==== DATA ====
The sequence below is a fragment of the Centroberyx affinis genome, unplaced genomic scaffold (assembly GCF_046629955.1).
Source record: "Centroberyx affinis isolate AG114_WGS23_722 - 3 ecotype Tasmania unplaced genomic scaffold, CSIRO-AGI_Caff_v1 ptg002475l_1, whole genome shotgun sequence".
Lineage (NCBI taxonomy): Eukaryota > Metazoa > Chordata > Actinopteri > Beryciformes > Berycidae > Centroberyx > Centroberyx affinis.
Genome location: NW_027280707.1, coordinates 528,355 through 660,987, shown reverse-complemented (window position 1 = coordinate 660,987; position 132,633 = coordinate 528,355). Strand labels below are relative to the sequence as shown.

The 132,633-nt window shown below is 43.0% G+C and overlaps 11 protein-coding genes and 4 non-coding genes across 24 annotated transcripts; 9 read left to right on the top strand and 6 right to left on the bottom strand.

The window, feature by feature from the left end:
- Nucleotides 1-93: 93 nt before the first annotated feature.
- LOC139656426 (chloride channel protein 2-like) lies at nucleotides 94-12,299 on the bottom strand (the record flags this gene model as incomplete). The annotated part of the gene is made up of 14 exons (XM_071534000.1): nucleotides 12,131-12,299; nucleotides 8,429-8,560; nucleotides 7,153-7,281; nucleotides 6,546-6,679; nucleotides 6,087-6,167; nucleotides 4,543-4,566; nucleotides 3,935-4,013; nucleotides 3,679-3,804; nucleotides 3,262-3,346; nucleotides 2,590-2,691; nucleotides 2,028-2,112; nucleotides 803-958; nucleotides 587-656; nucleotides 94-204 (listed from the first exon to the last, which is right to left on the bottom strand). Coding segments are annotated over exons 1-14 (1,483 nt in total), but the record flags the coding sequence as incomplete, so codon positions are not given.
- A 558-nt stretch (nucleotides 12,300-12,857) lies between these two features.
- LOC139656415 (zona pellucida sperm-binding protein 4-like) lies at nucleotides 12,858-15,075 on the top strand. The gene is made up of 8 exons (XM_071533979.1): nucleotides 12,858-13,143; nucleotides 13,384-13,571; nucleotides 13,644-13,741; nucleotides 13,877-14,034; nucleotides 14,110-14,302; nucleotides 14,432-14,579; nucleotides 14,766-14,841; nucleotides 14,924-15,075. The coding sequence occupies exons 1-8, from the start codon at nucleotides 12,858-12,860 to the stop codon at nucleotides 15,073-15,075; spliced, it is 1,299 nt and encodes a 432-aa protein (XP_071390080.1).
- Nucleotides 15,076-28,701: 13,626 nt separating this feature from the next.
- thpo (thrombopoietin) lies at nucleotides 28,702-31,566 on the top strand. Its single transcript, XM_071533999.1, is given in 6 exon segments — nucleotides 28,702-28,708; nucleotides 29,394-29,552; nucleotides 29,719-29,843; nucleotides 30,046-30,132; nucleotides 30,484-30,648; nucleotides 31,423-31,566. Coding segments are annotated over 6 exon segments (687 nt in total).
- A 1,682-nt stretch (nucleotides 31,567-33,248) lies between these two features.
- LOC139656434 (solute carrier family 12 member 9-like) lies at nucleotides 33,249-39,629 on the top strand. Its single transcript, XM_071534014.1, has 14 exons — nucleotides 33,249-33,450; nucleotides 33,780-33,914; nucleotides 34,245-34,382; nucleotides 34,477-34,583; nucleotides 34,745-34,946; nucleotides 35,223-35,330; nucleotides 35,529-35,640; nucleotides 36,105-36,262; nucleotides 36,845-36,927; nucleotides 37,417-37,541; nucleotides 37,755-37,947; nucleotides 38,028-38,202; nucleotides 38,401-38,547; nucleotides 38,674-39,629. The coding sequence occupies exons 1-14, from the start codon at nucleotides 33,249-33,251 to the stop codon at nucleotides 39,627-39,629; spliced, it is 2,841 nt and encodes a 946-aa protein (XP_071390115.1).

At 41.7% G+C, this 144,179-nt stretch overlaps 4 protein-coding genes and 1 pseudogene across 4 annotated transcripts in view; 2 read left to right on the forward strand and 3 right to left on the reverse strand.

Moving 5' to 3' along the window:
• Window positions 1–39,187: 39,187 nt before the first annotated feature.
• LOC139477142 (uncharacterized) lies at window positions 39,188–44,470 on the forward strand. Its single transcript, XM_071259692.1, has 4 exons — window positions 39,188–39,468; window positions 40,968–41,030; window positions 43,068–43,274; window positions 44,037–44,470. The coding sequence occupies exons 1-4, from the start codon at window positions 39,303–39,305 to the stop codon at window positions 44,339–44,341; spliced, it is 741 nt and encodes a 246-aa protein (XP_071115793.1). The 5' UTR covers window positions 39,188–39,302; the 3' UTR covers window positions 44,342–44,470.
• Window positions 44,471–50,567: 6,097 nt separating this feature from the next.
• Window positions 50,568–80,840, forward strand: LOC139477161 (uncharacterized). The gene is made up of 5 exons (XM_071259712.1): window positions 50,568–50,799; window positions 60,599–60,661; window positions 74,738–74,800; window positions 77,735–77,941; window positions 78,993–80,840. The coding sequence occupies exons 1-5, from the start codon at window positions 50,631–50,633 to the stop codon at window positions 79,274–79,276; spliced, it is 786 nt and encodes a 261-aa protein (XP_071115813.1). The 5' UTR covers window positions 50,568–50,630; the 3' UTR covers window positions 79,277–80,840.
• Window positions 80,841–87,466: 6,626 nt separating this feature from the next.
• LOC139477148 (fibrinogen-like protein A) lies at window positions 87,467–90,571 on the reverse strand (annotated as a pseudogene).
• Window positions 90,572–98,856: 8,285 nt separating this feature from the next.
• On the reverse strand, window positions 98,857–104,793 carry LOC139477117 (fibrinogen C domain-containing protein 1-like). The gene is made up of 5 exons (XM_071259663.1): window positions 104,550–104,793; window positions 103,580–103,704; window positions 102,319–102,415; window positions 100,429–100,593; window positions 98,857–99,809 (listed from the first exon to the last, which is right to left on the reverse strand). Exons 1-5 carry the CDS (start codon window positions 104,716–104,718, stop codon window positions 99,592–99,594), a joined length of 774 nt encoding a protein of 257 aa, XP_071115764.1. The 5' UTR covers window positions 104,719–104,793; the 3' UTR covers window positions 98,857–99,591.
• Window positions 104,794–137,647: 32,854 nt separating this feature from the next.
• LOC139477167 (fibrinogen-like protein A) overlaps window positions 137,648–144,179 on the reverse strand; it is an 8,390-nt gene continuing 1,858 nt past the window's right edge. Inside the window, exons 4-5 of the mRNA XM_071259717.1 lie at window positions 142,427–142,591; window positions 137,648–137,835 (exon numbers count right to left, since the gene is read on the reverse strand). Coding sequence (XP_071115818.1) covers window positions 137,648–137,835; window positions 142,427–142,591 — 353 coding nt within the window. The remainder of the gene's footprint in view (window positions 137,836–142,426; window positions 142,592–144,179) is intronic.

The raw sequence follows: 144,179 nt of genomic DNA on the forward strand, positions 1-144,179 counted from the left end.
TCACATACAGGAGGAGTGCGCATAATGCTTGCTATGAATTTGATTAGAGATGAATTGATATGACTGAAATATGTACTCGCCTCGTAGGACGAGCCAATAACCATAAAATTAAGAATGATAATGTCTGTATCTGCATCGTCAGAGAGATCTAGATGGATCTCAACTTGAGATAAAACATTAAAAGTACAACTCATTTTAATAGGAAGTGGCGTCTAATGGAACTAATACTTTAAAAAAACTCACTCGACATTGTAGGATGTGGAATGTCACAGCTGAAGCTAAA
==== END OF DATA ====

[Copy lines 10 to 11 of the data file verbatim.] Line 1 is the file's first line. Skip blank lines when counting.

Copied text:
- LOC139656415 (zona pellucida sperm-binding protein 4-like) lies at nucleotides 12,858-15,075 on the top strand. The gene is made up of 8 exons (XM_071533979.1): nucleotides 12,858-13,143; nucleotides 13,384-13,571; nucleotides 13,644-13,741; nucleotides 13,877-14,034; nucleotides 14,110-14,302; nucleotides 14,432-14,579; nucleotides 14,766-14,841; nucleotides 14,924-15,075. The coding sequence occupies exons 1-8, from the start codon at nucleotides 12,858-12,860 to the stop codon at nucleotides 15,073-15,075; spliced, it is 1,299 nt and encodes a 432-aa protein (XP_071390080.1).
- Nucleotides 15,076-28,701: 13,626 nt separating this feature from the next.